Larry Bell’s dream of raising a family while working in Taos, New Mexico, was taking shape.

A team of professionals was transforming a crumbling, vacant building that once housed a commercial laundry into a studio for the contemporary artist and sculptor.

“At a certain point I realized I had been writing checks to local fabricators, builders and providers here and I hadn’t deducted those checks from the money I had in the bank,” Bell said.

Bell, fearful of bouncing checks throughout a community where he was a newcomer, rushed to his bank for help. He got it.

“Because of what I thought was either extremely good banking or just kindness to a stranger, they helped us,” Bell said. “That really endeared me. I felt like I was wanted. I was a part of something bigger than just my own little scene.”

That was in 1973. Since then, Bell has become a renowned artist whose work is sold mostly in Europe, New York and Los Angeles. His bank is still Centinel Bank, a community bank based in Taos.

“I see them as part of my closest friends in town – not just bankers.”

Fewer pillars, but still standing tall

Community banks have experienced significant changes in the last 20 years, according to “Community Banks’ Ongoing Role in the U.S. Economy,” written by Matt Hanauer, Brent Lytle, Chris Summers and Stephanie Ziadeh. The authors are members of Surveillance and Risk Analysis at the Federal Reserve Bank of Kansas City.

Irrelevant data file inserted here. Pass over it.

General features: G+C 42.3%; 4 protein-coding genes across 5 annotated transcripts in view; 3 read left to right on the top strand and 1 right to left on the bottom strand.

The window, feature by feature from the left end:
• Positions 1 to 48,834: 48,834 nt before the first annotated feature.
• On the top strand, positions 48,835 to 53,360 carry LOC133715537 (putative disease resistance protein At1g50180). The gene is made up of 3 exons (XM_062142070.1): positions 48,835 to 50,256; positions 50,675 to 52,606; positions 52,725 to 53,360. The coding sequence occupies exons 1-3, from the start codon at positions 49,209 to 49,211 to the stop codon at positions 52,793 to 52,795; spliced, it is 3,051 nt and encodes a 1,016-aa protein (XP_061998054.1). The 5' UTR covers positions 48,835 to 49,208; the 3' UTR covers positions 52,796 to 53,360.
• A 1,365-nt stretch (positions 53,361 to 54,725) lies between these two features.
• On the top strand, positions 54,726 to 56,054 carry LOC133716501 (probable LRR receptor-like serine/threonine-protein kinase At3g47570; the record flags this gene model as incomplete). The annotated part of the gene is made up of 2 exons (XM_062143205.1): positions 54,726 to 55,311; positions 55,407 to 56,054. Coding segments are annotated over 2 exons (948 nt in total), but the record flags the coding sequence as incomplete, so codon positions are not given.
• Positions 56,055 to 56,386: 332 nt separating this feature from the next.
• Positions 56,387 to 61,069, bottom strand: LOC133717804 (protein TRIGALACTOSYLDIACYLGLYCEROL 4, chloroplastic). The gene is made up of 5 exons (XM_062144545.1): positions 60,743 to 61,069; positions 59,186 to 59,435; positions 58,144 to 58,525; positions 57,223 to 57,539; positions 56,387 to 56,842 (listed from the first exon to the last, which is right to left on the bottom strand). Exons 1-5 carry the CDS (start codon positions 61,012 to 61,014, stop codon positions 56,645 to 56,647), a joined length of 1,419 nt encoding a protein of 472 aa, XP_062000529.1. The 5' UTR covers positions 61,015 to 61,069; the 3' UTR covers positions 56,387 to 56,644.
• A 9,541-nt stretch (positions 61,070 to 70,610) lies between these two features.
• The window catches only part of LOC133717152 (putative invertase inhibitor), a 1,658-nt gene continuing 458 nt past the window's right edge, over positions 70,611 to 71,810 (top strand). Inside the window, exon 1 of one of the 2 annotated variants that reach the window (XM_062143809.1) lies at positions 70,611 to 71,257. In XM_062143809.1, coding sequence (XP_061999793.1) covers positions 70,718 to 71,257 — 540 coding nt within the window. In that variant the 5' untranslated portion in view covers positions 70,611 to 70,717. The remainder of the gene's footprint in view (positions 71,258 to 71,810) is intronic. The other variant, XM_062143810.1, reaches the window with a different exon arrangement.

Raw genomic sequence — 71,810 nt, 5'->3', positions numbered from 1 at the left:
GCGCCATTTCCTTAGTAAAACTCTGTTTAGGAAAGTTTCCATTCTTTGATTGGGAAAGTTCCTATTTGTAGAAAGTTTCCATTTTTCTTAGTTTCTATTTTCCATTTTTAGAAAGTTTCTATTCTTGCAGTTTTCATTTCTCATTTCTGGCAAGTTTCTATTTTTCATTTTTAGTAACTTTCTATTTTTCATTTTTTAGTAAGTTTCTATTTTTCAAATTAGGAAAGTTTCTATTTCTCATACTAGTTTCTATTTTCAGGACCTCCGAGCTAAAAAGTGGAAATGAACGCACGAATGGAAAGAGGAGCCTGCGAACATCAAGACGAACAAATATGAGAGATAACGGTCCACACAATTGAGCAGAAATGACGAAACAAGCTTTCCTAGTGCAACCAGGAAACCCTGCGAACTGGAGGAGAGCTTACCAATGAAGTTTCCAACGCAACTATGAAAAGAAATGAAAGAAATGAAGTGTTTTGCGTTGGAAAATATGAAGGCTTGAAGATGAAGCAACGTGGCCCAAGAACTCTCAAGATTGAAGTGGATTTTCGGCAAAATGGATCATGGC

Several factors have driven a decline in the number of community banks, the authors found. Among them are consolidation resulting from geographic deregulation, mergers and acquisitions to achieve economies of scale, bank failures, and a decline in new banks.

The number of community banks, defined as those with assets of less than $10 billion, have declined from just over 8,300 in 2000 to 4,277 as of June 2020.

The paper said community banks today account for only 40% of all bank branches, 14% of bank deposits, 18% of bank loans, and just over 13% of bank assets.

The remaining deposits, loans, assets and business are with noncommunity banks (those with assets of $10 billion or more), which, in June 2020, totaled 127.

While noncommunity banks have increased their dominance with wide geographic coverage and economies of scale, the paper said community banks remain crucial providers of credit and financial services to smaller, rural communities.

Community banks are prevalent in the seven states of the Federal Reserve’s Tenth District.

For example, in Kansas community banks are 85.7% of all bank branches and 73.5% of deposits of all bank branches. In Oklahoma, community banks are 79.4% of all bank branches and 61.7% of deposits at all bank branches. In New Mexico, 50.2% of all bank branches and 37.7% of deposits are community banks.

Colorado was the only state in the Tenth District where community banks were not more than 50% of all bank branches and more than 35% of deposits of all bank branches.

“In a lot of cases the bank is one of the few businesses in these small communities,” said Brent Lytle, a supervisory and risk specialist and one of the paper’s authors. And although these small, rural business districts might appear paltry, the area’s bank customers could be very active.

“There may be a lot of farmers being supported by that small community bank,” Lytle said. “That’s why they are there, why they are still in business.”

Angel Reyes, president and chief executive officer of Centinel Bank in Taos, agreed.